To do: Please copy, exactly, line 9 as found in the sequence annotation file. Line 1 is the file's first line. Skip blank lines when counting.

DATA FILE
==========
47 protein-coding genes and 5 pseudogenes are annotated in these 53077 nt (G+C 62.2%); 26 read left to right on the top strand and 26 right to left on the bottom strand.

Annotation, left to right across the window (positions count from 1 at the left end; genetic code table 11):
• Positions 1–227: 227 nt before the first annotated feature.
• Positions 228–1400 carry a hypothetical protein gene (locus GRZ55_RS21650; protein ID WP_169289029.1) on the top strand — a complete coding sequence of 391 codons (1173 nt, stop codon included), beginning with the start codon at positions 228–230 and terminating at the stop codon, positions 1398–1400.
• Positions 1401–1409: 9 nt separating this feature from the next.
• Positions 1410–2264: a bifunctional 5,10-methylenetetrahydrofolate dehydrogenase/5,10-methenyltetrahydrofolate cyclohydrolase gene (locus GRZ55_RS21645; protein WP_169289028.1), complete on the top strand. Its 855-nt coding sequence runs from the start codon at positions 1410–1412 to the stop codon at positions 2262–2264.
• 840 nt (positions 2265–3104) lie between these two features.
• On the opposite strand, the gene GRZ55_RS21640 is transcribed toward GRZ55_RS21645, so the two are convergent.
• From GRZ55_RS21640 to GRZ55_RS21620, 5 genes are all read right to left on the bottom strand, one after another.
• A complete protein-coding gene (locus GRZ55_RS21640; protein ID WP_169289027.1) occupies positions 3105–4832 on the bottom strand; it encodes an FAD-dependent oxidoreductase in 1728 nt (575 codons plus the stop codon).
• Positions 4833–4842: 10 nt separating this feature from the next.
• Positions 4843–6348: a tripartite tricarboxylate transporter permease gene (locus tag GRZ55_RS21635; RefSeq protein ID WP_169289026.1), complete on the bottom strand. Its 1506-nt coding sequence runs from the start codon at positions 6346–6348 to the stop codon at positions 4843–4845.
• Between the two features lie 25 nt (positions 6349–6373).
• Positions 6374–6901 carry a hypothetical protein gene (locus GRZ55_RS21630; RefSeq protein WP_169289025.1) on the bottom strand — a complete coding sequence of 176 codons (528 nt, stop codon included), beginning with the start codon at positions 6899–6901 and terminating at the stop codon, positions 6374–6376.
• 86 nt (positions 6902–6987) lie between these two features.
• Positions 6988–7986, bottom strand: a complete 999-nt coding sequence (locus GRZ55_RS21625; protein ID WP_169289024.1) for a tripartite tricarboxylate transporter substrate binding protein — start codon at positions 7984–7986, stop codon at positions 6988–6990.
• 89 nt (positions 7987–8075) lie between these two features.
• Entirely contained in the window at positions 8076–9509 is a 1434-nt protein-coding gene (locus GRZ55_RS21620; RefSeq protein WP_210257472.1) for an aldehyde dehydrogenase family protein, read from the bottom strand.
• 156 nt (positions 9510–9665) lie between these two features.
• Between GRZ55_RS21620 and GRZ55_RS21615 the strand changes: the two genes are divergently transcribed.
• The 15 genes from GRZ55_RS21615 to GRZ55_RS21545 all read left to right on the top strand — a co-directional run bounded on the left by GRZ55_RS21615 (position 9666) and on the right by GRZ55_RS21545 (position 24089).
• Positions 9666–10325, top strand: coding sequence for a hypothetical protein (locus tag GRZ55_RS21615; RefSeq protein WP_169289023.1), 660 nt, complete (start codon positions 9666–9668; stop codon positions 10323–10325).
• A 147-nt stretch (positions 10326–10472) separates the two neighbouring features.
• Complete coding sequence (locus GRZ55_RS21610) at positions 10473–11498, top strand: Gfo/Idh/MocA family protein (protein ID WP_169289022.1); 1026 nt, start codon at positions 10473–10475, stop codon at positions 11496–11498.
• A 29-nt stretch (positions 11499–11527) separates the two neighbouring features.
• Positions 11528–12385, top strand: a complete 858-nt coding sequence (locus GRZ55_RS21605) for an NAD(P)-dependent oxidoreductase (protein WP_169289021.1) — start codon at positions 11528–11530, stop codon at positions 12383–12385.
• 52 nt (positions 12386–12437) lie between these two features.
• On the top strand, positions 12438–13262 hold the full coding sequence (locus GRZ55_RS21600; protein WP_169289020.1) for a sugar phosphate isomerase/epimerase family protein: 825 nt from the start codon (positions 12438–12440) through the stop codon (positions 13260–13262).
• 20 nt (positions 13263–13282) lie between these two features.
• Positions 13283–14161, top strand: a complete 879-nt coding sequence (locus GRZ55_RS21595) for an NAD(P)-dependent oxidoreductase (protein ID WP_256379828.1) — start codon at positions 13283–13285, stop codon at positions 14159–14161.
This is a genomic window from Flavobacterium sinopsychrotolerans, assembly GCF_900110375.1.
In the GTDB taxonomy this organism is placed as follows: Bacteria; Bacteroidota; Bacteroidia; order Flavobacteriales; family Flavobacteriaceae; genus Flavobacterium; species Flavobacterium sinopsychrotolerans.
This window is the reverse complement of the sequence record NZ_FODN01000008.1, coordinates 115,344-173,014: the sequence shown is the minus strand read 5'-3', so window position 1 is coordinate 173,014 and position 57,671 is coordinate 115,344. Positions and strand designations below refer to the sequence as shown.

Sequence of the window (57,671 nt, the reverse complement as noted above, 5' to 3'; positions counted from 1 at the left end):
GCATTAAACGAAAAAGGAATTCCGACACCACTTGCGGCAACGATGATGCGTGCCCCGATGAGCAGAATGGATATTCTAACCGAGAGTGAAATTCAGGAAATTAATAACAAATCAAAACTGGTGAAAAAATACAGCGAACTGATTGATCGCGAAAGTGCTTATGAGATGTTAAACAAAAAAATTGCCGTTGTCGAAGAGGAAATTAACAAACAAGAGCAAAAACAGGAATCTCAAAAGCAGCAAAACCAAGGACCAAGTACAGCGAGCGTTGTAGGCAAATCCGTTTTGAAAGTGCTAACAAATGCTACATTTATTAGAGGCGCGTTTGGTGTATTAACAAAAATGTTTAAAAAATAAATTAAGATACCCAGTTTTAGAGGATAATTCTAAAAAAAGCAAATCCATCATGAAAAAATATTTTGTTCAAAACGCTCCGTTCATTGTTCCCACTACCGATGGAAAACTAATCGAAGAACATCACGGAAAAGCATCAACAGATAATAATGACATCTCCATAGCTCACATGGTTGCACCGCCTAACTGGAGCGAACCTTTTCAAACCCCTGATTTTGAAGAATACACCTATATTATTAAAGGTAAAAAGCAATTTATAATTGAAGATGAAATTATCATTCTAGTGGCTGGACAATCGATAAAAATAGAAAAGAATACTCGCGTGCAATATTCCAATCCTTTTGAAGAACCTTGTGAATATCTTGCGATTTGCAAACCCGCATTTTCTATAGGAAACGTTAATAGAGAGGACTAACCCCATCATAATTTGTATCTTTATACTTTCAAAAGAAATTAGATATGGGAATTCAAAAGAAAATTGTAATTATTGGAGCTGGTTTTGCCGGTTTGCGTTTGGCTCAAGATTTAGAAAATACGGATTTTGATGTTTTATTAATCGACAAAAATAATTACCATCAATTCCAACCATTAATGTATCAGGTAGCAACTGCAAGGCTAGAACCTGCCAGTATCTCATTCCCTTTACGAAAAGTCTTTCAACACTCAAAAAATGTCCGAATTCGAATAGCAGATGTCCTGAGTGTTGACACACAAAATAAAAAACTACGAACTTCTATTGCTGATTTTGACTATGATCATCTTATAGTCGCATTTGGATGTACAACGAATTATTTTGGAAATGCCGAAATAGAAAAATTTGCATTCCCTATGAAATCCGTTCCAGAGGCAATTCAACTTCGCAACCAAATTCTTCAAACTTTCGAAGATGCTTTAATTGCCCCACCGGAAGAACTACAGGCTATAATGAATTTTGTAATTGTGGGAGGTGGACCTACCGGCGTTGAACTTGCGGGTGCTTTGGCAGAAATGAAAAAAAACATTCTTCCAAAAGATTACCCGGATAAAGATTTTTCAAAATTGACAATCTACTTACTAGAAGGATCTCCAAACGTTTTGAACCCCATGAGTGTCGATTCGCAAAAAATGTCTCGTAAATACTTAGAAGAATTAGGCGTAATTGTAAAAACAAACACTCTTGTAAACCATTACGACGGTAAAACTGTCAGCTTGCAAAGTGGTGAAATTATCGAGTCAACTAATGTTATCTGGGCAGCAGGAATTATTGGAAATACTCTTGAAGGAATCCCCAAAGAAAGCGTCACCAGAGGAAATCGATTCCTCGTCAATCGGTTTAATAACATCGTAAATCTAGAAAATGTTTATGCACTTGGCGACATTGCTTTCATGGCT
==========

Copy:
• From GRZ55_RS21640 to GRZ55_RS21620, 5 genes are all read right to left on the bottom strand, one after another.